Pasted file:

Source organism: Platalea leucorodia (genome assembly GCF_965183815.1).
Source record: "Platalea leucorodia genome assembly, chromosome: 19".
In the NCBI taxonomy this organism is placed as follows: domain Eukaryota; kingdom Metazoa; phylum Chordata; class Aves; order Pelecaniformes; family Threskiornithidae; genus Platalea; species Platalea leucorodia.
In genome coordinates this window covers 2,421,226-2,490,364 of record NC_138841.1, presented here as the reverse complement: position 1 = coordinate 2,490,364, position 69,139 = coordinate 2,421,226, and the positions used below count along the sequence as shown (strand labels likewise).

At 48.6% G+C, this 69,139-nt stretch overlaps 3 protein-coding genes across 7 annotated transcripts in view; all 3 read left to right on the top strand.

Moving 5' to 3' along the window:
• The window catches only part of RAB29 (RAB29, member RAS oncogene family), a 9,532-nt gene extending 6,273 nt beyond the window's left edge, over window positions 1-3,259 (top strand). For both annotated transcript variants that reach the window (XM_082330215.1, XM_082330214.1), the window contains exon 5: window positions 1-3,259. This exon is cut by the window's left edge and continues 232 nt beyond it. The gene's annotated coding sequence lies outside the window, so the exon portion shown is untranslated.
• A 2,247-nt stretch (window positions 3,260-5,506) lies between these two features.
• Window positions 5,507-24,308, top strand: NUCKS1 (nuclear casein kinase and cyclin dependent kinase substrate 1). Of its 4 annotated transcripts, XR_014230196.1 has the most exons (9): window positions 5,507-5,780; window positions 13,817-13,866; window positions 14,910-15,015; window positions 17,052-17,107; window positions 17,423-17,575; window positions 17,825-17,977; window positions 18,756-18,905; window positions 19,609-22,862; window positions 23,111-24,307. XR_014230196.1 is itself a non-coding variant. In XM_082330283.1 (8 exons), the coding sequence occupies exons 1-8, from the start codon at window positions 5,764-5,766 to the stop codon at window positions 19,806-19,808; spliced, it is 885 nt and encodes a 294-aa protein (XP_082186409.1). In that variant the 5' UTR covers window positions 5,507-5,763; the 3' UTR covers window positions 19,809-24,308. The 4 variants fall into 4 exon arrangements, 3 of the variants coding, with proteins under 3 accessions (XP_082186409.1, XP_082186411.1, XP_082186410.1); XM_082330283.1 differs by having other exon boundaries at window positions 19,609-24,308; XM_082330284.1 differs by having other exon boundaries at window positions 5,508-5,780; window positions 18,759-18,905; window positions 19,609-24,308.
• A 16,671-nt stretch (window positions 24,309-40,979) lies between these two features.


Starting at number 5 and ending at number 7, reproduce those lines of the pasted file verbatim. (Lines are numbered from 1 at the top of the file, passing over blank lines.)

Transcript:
At 48.6% G+C, this 69,139-nt stretch overlaps 3 protein-coding genes across 7 annotated transcripts in view; all 3 read left to right on the top strand.

Moving 5' to 3' along the window:
• The window catches only part of RAB29 (RAB29, member RAS oncogene family), a 9,532-nt gene extending 6,273 nt beyond the window's left edge, over window positions 1-3,259 (top strand). For both annotated transcript variants that reach the window (XM_082330215.1, XM_082330214.1), the window contains exon 5: window positions 1-3,259. This exon is cut by the window's left edge and continues 232 nt beyond it. The gene's annotated coding sequence lies outside the window, so the exon portion shown is untranslated.